dave-profile.jpgDave Caleb, a digital literacy coach in South East Asia, explains “images are an incredible medium. They transcend language barriers. It doesn’t matter what language you speak, you can read a photograph”. He reflects that ‘your camera roll is your story’ and now that students have access to devices, they have a powerful story telling device at their finger tips. He concluded that ‘We need to teach our students to capture powerful images. It is a literacy we need to teach. It is tied to what it means to be human’.

Both of these presentations at the ADE Institute support the reasons why I start and end with photography each year my Foundation Stage classes. At the end of last year I published the ‘One Best Photo’ resources with The Forestry Commission but each September I wonder how I will progress my new class of 4 year olds to this level of creativity on their iPads. And each September, the 4 year olds amaze me!

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Kaleidoscope Art

At the Apple Distinguished Educators Institute in Berlin I got to meet Cathy Hunt, an extraordinary art teacher from Australia. Cathy must have shared 30 or more inspiring art lessons with us in just a 3 minutes. She passionately demonstrating how we need to ‘pull down the barriers between technology, traditional tools and tactile materials’. And to this effectively, Cathy says that it all starts with the camera.

FullSizeRender-2-300x300.jpgCathy is a well-known advocate for the creative integration of technology in education, developing ground-breaking programs for students around the world that combine hands-on, tactile and collaborative ways of working with mobile devices. Cathy is probably best known for her work on iPadartroom.com, a home base for educators to engage with innovative ideas, resources and technology for learning in that combines paint and pixels. Her site has grown to become the ‘go-to’ resource for teachers leveraging mobile devices for creativity.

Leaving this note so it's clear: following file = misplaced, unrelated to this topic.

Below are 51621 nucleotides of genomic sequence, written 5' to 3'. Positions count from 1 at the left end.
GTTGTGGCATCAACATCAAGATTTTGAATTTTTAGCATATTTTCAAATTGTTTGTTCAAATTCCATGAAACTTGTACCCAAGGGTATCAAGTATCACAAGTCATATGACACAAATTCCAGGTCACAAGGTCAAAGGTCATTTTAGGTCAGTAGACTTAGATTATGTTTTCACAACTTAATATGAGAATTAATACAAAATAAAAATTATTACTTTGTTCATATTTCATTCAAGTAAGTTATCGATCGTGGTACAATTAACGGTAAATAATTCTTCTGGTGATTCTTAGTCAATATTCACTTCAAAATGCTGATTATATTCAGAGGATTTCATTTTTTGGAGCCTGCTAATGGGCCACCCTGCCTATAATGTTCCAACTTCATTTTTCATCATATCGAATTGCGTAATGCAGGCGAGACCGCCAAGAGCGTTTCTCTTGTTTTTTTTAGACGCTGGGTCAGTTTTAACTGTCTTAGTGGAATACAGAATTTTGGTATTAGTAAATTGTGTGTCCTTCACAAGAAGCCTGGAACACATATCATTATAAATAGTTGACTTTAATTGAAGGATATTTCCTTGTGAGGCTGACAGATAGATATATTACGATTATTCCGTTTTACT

This year I’ve packed my creative toolkit full to the top with Cathy’s ideas and giving it a go. At the beginning of the year I plan a variety of activities where my new cohort of 4 year olds can get to grips using the camera on our iPads and mastering the basics. I love this start because it gets them mobile with the devices from the get-go. They practise holding the iPad securely and moving between the camera app and photos app to find their images. Thanks to Cathy, I’ve now found a way to link their digital creativity to physical art work.

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One Best Photo with Tanya Leadbeater

In June 2016, I published a community engagement project, One Best Photo, with the Forestry Commission in England. In the first 3 months this free outdoor learning and technology resource has been downloaded across the UK, America, Canada and Australia. At the launch event held in Nottingham with Sherwood Pines, Early Years teacher Tanya Leadbeater downloaded the pack and took it back to her nursery. Church Vale Primary School say in their vision statement that they want their children to be life-long learners. Tanya helps to achieve this in her role as the Computing Co-ordinator by introducing new ways of teaching and learning across her school which motivates and engages their children. I am amazed by the quality of work the 3 year olds have produced from using One Best Photo and it is a pleasure to showcase their work here today. Thank you for sharing this Tanya! 

Tanya Leadbeater. Church Vale Primary School, Nottinghamshire.

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I have been teaching for 14 years and during this time have worked in two Nottinghamshire Primary schools and have taught classes in each Key Stage. In 2014, I began teaching in the Foundation Stage and have been teaching Foundation 1 children since. I work part-time and have two children of my own. As well as being class teacher, I am the Computing Coordinator which I have been for almost 10 years now. 

Visit Church Vale Primary School website here.